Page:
_____

 

What I did on my holidays. A Trip to Oban and Kirkintilloch

 

     In September, 2013, I took a trip to Scotland and spent a day in Oban looking for Robert Buchanan’s house. A few years ago I had done a little research via google and was convinced I’d found it, at least there was a Soroba House Hotel, with a website that mentioned Robert Buchanan living there - or at least that was how it stuck in my mind, and besides, how many white houses called Soroba were there in Oban? And if it wasn’t Buchanan’s house then, being a hotel, someone should know about the history of the area. So, a week before we set off (it was a family holiday and I’d only been allowed one day to do ‘Buchanan stuff’), I put ‘Soroba House Hotel’ in google to get the postcode for the satnav, only to find that it had closed down. The website had disappeared and I began to wonder whether it had said Buchanan had lived in that particular house, or whether it just meant he’d lived in the area. I emailed the Lorn Archaeological and Historical Society, and the Secretary, Joan Kemp, suggested I try the old maps of the area on the National Library of Scotland’s site. I found this one from 1927:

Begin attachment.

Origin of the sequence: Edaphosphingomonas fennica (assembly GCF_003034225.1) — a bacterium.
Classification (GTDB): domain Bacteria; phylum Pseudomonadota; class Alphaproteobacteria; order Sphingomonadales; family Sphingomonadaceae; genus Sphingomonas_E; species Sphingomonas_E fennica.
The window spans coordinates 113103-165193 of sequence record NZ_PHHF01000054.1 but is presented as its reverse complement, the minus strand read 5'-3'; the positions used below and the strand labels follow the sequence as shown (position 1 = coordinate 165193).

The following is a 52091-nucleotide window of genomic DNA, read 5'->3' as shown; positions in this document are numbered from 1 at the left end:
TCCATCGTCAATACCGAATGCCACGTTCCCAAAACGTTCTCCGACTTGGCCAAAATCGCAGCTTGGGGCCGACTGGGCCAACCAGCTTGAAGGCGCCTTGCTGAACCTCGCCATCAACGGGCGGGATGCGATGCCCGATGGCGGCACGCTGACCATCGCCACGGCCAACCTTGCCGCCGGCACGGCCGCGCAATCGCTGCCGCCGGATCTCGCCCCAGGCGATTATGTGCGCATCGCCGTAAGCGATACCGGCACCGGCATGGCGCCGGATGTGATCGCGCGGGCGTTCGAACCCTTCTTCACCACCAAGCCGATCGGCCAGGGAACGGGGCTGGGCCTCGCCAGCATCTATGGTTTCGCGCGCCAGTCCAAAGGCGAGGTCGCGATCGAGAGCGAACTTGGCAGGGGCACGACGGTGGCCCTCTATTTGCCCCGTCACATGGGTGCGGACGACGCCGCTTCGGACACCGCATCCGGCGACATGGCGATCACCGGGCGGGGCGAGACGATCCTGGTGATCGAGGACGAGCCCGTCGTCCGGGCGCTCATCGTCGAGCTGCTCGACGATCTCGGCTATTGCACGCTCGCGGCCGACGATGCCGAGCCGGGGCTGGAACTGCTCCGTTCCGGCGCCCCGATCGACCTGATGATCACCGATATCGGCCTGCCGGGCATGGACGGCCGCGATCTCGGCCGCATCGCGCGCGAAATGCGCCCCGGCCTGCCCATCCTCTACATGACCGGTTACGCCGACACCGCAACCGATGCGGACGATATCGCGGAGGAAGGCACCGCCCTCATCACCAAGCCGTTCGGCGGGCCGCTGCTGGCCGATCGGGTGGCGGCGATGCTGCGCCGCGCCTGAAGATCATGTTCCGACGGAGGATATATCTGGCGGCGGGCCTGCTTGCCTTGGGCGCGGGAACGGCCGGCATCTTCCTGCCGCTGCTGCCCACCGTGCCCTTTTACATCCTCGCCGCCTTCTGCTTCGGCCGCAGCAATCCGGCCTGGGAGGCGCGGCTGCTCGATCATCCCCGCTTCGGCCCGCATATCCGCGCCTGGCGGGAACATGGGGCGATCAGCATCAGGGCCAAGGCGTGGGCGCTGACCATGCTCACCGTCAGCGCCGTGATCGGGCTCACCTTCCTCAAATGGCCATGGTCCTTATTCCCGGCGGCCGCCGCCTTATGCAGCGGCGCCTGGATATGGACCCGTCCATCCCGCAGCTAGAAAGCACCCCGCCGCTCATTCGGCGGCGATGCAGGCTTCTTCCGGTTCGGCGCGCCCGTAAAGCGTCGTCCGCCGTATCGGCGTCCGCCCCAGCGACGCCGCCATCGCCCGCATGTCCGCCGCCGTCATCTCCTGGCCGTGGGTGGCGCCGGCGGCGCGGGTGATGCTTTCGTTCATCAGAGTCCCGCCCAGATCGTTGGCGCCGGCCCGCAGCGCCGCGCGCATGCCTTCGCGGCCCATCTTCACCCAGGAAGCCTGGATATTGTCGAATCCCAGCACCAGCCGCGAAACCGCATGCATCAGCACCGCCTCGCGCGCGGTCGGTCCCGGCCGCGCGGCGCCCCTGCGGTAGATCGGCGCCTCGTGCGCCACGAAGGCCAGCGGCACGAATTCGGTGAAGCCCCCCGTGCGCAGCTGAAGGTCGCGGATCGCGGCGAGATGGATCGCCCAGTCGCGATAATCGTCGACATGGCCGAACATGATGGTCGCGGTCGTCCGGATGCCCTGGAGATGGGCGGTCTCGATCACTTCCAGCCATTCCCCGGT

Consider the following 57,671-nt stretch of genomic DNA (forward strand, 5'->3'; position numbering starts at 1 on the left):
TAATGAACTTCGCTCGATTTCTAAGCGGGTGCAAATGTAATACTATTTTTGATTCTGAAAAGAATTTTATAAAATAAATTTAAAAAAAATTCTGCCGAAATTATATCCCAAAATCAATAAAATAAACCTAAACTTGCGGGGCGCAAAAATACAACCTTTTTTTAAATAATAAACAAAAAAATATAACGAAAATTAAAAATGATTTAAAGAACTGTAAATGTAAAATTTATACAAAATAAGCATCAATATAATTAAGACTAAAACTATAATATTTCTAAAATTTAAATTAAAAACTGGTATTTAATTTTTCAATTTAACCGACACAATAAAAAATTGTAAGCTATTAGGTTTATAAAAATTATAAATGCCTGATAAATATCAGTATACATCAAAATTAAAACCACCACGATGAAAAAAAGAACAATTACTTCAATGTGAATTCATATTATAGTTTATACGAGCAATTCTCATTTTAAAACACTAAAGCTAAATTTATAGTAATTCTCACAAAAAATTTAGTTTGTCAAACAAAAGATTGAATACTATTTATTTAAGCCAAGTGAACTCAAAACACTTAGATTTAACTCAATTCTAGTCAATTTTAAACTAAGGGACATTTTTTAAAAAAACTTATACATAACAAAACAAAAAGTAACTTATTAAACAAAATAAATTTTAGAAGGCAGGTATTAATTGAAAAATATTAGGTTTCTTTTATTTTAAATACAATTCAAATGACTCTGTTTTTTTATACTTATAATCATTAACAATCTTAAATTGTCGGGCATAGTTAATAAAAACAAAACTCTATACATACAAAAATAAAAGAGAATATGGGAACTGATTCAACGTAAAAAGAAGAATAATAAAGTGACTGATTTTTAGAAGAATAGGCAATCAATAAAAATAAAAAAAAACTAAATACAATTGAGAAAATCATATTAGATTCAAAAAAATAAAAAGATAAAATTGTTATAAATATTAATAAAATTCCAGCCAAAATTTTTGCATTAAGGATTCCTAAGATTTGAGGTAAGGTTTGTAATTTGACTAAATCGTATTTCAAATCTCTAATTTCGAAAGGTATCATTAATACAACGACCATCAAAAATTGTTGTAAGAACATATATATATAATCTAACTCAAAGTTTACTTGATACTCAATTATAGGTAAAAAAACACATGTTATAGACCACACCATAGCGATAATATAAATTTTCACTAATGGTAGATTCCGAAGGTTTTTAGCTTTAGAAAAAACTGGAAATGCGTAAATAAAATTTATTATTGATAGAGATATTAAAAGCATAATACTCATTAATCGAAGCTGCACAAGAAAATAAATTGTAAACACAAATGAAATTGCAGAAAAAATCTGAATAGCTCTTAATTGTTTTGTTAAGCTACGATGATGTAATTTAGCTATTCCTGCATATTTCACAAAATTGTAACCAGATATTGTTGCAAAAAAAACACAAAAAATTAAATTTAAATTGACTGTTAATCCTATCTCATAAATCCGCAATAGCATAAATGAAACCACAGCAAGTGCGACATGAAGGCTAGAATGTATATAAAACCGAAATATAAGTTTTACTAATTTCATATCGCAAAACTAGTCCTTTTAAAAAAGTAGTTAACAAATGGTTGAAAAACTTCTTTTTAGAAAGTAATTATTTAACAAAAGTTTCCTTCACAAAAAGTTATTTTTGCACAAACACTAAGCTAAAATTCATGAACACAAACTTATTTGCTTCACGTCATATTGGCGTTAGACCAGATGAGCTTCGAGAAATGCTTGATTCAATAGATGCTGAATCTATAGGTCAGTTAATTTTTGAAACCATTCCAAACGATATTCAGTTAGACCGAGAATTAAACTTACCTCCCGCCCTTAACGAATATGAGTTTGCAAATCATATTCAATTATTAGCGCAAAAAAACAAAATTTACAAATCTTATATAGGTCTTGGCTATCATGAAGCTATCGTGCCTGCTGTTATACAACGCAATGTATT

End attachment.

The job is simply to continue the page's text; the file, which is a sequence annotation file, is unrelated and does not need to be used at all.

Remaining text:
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Buchanan’s letters from Oban have three addresses, usually it’s just ‘Soroba’, but he also uses ‘Soroba Lodge’ and ‘Soroba Cottage’. According to the 1871 census, Buchanan’s family was living in ‘Sorobaw Cottage’. To get a clearer picture of the various Soroba properties at the time, I also acquired the census pages either side of the one which lists Buchanan: